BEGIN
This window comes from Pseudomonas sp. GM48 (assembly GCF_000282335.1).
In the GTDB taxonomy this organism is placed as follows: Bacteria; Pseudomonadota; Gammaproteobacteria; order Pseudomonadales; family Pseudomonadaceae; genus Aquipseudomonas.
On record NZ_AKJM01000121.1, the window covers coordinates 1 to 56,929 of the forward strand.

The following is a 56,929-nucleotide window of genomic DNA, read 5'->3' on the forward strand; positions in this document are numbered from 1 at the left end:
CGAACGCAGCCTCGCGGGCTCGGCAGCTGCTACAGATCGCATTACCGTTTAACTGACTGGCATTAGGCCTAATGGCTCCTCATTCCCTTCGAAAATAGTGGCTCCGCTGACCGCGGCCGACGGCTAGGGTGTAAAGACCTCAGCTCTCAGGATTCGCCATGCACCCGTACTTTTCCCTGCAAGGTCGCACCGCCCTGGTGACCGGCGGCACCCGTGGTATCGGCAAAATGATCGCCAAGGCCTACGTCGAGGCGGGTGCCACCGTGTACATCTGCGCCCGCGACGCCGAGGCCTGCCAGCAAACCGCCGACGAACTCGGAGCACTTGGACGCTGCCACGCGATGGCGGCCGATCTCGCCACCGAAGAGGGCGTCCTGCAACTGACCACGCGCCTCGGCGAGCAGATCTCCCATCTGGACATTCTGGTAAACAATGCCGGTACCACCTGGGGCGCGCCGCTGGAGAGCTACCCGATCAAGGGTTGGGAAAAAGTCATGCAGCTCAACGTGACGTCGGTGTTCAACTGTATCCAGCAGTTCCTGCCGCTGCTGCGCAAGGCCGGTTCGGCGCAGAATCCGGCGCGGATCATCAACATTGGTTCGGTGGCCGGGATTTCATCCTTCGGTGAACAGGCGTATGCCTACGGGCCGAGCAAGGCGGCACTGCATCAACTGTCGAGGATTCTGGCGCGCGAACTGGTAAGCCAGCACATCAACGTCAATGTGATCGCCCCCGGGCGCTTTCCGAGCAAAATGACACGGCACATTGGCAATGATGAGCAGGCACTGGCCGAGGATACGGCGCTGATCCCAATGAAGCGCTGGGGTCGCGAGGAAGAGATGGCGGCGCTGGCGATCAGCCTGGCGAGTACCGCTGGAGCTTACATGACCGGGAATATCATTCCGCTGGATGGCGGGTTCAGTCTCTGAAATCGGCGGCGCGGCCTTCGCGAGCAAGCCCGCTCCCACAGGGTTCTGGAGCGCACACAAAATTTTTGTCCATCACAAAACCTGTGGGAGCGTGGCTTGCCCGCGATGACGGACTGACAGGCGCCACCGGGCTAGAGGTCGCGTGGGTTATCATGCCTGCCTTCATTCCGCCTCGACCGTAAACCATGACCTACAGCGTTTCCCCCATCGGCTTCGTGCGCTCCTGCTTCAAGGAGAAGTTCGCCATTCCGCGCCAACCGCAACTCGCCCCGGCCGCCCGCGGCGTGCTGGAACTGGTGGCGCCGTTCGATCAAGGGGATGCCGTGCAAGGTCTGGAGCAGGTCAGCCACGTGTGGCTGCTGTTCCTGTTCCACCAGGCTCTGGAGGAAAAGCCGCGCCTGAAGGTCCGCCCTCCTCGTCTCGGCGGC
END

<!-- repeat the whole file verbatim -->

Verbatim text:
This window comes from Pseudomonas sp. GM48 (assembly GCF_000282335.1).
In the GTDB taxonomy this organism is placed as follows: Bacteria; Pseudomonadota; Gammaproteobacteria; order Pseudomonadales; family Pseudomonadaceae; genus Aquipseudomonas.
On record NZ_AKJM01000121.1, the window covers coordinates 1 to 56,929 of the forward strand.

The following is a 56,929-nucleotide window of genomic DNA, read 5'->3' on the forward strand; positions in this document are numbered from 1 at the left end:
CGAACGCAGCCTCGCGGGCTCGGCAGCTGCTACAGATCGCATTACCGTTTAACTGACTGGCATTAGGCCTAATGGCTCCTCATTCCCTTCGAAAATAGTGGCTCCGCTGACCGCGGCCGACGGCTAGGGTGTAAAGACCTCAGCTCTCAGGATTCGCCATGCACCCGTACTTTTCCCTGCAAGGTCGCACCGCCCTGGTGACCGGCGGCACCCGTGGTATCGGCAAAATGATCGCCAAGGCCTACGTCGAGGCGGGTGCCACCGTGTACATCTGCGCCCGCGACGCCGAGGCCTGCCAGCAAACCGCCGACGAACTCGGAGCACTTGGACGCTGCCACGCGATGGCGGCCGATCTCGCCACCGAAGAGGGCGTCCTGCAACTGACCACGCGCCTCGGCGAGCAGATCTCCCATCTGGACATTCTGGTAAACAATGCCGGTACCACCTGGGGCGCGCCGCTGGAGAGCTACCCGATCAAGGGTTGGGAAAAAGTCATGCAGCTCAACGTGACGTCGGTGTTCAACTGTATCCAGCAGTTCCTGCCGCTGCTGCGCAAGGCCGGTTCGGCGCAGAATCCGGCGCGGATCATCAACATTGGTTCGGTGGCCGGGATTTCATCCTTCGGTGAACAGGCGTATGCCTACGGGCCGAGCAAGGCGGCACTGCATCAACTGTCGAGGATTCTGGCGCGCGAACTGGTAAGCCAGCACATCAACGTCAATGTGATCGCCCCCGGGCGCTTTCCGAGCAAAATGACACGGCACATTGGCAATGATGAGCAGGCACTGGCCGAGGATACGGCGCTGATCCCAATGAAGCGCTGGGGTCGCGAGGAAGAGATGGCGGCGCTGGCGATCAGCCTGGCGAGTACCGCTGGAGCTTACATGACCGGGAATATCATTCCGCTGGATGGCGGGTTCAGTCTCTGAAATCGGCGGCGCGGCCTTCGCGAGCAAGCCCGCTCCCACAGGGTTCTGGAGCGCACACAAAATTTTTGTCCATCACAAAACCTGTGGGAGCGTGGCTTGCCCGCGATGACGGACTGACAGGCGCCACCGGGCTAGAGGTCGCGTGGGTTATCATGCCTGCCTTCATTCCGCCTCGACCGTAAACCATGACCTACAGCGTTTCCCCCATCGGCTTCGTGCGCTCCTGCTTCAAGGAGAAGTTCGCCATTCCGCGCCAACCGCAACTCGCCCCGGCCGCCCGCGGCGTGCTGGAACTGGTGGCGCCGTTCGATCAAGGGGATGCCGTGCAAGGTCTGGAGCAGGTCAGCCACGTGTGGCTGCTGTTCCTGTTCCACCAGGCTCTGGAGGAAAAGCCGCGCCTGAAGGTCCGCCCTCCTCGTCTCGGCGGC